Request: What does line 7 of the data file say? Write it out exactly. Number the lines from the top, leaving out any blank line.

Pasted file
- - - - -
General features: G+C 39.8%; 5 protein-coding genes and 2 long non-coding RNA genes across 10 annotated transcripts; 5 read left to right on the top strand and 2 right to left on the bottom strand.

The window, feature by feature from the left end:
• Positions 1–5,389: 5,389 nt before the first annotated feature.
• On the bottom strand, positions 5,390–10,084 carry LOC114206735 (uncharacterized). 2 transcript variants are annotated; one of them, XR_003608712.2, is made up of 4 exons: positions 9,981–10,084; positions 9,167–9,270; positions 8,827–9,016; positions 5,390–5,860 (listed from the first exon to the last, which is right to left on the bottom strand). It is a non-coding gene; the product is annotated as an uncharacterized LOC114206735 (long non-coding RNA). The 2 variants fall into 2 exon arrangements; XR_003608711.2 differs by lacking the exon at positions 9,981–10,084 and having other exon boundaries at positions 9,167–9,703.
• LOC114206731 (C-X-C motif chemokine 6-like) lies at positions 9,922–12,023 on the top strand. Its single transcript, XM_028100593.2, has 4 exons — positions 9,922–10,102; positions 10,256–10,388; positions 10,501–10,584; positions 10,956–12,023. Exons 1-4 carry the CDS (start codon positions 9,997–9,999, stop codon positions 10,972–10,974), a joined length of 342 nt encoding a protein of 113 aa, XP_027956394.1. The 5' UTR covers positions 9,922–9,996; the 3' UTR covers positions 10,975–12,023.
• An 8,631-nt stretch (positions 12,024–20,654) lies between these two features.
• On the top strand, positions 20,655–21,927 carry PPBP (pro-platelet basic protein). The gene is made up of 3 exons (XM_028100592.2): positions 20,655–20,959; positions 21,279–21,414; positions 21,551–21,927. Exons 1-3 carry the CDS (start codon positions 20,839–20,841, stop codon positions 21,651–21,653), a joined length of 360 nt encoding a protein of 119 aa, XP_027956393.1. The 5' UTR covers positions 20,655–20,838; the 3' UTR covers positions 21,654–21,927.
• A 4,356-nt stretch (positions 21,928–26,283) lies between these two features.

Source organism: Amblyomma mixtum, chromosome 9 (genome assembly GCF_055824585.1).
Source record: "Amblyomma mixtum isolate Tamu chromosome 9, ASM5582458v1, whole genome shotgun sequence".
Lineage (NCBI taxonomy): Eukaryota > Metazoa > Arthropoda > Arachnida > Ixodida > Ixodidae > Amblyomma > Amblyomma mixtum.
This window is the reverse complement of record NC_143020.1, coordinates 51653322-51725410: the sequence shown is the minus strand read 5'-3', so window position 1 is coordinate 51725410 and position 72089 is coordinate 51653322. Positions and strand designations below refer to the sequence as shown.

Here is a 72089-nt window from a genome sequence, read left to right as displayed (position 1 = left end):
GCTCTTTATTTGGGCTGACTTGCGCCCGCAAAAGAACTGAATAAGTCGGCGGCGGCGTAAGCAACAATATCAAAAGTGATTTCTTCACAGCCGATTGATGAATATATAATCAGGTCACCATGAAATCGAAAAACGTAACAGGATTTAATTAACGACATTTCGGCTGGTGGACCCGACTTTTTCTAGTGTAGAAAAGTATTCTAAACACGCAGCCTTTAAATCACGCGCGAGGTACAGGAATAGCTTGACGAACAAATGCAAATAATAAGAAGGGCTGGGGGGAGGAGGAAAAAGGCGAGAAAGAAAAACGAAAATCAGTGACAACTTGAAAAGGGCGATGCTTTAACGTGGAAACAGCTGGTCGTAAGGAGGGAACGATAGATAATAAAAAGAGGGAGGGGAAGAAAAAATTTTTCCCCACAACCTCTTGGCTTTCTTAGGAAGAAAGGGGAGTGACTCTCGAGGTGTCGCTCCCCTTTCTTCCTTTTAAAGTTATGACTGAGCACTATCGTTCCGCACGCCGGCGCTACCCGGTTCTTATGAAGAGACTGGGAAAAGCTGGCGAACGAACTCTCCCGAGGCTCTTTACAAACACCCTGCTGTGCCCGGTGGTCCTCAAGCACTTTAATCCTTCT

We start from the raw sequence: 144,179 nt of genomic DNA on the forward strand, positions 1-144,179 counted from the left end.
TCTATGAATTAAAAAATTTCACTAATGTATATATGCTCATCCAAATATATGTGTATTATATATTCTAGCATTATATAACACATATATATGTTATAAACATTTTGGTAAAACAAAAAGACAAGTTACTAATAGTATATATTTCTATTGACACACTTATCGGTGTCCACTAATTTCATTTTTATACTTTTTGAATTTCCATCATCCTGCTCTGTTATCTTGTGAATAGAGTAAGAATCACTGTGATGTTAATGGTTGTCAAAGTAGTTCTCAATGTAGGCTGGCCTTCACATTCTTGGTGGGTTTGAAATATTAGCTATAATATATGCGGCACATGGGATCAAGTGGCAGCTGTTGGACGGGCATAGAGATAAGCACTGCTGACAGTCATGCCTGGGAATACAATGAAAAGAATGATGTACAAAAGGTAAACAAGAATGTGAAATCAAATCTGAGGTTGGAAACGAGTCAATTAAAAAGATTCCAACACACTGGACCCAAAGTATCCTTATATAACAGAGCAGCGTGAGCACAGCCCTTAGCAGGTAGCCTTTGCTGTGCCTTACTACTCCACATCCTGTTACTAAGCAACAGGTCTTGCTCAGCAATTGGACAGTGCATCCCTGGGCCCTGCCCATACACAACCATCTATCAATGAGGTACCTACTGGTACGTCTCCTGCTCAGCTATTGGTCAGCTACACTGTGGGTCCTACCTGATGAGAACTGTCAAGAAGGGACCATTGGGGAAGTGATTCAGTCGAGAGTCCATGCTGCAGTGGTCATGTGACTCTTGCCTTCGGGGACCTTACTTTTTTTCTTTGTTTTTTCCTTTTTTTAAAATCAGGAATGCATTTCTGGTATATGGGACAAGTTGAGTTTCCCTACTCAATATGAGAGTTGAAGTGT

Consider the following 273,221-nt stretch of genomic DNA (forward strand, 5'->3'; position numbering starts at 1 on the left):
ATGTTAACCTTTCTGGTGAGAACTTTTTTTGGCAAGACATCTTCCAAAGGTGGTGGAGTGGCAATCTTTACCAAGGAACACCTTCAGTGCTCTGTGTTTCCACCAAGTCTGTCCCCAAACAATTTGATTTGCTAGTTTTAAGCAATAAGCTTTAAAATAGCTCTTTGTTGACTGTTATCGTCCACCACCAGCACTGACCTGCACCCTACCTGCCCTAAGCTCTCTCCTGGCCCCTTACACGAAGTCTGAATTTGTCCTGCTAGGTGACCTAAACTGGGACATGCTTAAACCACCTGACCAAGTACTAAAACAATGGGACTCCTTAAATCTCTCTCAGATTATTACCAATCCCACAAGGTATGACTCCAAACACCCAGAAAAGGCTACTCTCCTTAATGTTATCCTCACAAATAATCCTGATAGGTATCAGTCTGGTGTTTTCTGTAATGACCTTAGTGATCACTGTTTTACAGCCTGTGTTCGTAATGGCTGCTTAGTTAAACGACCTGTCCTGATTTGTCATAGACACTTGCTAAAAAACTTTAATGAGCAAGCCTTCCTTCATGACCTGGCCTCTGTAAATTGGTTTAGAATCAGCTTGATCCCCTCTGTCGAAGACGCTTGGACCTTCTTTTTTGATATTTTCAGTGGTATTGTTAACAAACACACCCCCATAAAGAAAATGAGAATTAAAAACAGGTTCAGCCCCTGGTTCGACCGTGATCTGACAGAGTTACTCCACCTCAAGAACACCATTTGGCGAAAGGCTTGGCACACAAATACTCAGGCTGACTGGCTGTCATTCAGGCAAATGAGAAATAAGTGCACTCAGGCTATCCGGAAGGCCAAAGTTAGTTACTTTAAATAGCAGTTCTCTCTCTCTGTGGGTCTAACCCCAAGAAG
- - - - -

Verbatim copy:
• On the top strand, positions 20,655–21,927 carry PPBP (pro-platelet basic protein). The gene is made up of 3 exons (XM_028100592.2): positions 20,655–20,959; positions 21,279–21,414; positions 21,551–21,927. Exons 1-3 carry the CDS (start codon positions 20,839–20,841, stop codon positions 21,651–21,653), a joined length of 360 nt encoding a protein of 119 aa, XP_027956393.1. The 5' UTR covers positions 20,655–20,838; the 3' UTR covers positions 21,654–21,927.